Why investment grade credit is looking attractive

Why investment grade credit is looking attractive

After a horrific Q3, investment grade credit spreads are now trading at multi-year levels. Before considering the global fundamental and interest rate outlook, it is worth confirming just how cheap these valuations have become. 


The UK market is now trading as cheaply as any point over the past 10 years, apart from a brief period at the onset of Covid in March 2020. The recent domestic political turmoil - including some quasi-emerging market behaviour from the UK Government - is unarguably responsible for this incremental risk premium.

While euro investment grade credit has not suffered from the same political ineptitude of late, it is also trading at its cheapest level in over a decade, again with a brief exception in March 2020.

US dollar credit has been a relative safe-haven compared to its UK and European counterparts, with a less extreme sell-off. Nonetheless, valuations in the US investment-grade credit market also look compelling on any longer-term perspective. Apart from March 2020, the US market has only been cheaper once in the past decade, when there were concerns over the viability of the US oil sector in mid-2016.

Aside from looking at the absolute spreads available across global investment grade, the valuation argument is supported by break-even rates. This is essentially the amount of incremental widening in credit spreads that would be required to wipe out the current credit yield and produce a negative return for investors (assuming government bond yields are static, which we will come on to below). In the case of the European investment grade market, which has a duration of around five years, we would need to see spreads widen by a further 40-50 bps from their current levels of c. 230 bps over for this to happen.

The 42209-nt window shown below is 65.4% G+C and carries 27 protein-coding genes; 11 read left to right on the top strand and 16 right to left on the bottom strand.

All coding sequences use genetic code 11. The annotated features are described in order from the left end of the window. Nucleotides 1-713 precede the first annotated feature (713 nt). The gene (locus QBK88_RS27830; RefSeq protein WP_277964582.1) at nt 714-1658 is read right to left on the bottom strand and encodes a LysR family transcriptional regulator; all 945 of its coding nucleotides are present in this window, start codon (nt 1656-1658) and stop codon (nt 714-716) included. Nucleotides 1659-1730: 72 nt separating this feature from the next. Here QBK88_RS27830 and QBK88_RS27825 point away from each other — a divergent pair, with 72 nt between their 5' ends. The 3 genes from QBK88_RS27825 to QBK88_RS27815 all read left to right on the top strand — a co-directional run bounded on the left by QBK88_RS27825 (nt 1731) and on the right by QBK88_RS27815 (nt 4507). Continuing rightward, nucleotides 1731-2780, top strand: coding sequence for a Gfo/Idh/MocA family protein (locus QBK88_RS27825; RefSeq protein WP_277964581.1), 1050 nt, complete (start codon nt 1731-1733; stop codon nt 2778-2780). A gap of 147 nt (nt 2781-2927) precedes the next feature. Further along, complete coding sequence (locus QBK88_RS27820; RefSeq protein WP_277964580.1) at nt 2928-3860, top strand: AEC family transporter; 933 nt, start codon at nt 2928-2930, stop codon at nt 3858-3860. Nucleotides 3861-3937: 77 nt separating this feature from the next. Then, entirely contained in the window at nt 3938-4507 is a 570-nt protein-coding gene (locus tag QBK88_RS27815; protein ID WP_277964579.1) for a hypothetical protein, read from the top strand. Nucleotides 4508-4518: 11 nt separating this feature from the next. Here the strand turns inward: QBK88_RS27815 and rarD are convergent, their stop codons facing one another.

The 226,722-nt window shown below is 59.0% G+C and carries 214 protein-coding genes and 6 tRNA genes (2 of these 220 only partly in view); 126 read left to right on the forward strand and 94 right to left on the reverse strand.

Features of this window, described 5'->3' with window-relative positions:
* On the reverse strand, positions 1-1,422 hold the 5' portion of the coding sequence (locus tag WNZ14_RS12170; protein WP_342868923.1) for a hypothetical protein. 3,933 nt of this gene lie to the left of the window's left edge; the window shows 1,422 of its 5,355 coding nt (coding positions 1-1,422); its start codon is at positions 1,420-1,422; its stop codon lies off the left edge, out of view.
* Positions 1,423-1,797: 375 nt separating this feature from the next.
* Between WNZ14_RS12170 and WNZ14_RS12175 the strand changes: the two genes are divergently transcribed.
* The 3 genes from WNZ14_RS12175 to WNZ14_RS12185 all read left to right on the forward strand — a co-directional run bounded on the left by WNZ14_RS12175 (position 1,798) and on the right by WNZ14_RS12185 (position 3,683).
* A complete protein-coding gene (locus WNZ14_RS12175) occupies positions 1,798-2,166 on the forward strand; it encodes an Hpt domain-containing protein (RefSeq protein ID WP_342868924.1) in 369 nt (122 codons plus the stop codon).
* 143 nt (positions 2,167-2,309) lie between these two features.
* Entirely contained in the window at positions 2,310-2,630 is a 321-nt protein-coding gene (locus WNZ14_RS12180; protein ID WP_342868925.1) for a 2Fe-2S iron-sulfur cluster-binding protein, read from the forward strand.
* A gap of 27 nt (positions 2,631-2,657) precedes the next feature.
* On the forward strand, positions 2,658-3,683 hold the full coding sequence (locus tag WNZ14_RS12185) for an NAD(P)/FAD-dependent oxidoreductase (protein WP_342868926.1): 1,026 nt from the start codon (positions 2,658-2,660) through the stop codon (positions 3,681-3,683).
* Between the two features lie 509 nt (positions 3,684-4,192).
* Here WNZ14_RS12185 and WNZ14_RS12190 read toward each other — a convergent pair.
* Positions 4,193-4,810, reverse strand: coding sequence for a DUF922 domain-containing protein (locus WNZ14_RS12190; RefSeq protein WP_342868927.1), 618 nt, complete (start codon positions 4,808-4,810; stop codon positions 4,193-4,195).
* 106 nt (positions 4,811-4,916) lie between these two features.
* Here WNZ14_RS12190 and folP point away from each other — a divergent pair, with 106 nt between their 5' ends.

The fundamental reason that we are trading at such attractive valuations is because of entrenched inflation, and concerns over how aggressive central banks will have to be to control it. The marked outperformance of the US investment grade market in 2022 - relative to euro and sterling equivalents - is being attributed to how hawkish and decisive the US Federal Reserve has been in communicating its desire to address the inflation issue. In contrast, the ECB and Bank of England have both been rather ponderous, although their recent actions and communications have improved markedly from the first half of 2022.

Our view is that the current expectations for rate hikes across the main markets - but especially in the UK and Europe - are overdone. Forward-looking surveys of inflation in the US, such as prices paid and delivery times, have fallen a long way from their highs, indicative of previous pandemic-induced inflation starting to weaken.

It is also likely that the income hit from inflation that consumers are facing globally will start to act as a natural brake on consumer demand, and therefore inflation. These factors should mean that the current expectations of rates peaking at close to 5% in the US in Q1 of 2023, and 5.3% in the UK by mid-2023, are probably overdone. Indeed, one could make the argument that UK rate expectations may even fall further, should domestic fiscal policy normalise after the recent ill-advised foray away from conventional treasury orthodoxy.

Investors who have been long cash through the worst of the volatility will be very pleased with that decision, but with the yield-to-worst on the global aggregate index now above 5.5%, a re-evaluation of asset allocations may be due. We view current valuation levels across global investment grade credit as extremely compelling, and our broadly constructive view on interest rate markets provides additional fundamental and valuation support for this case.

More about the authors

Euan McNeil Portfolio Manager

Euan McNeil, portfolio manager, is a member of the investment grade portfolio management team.

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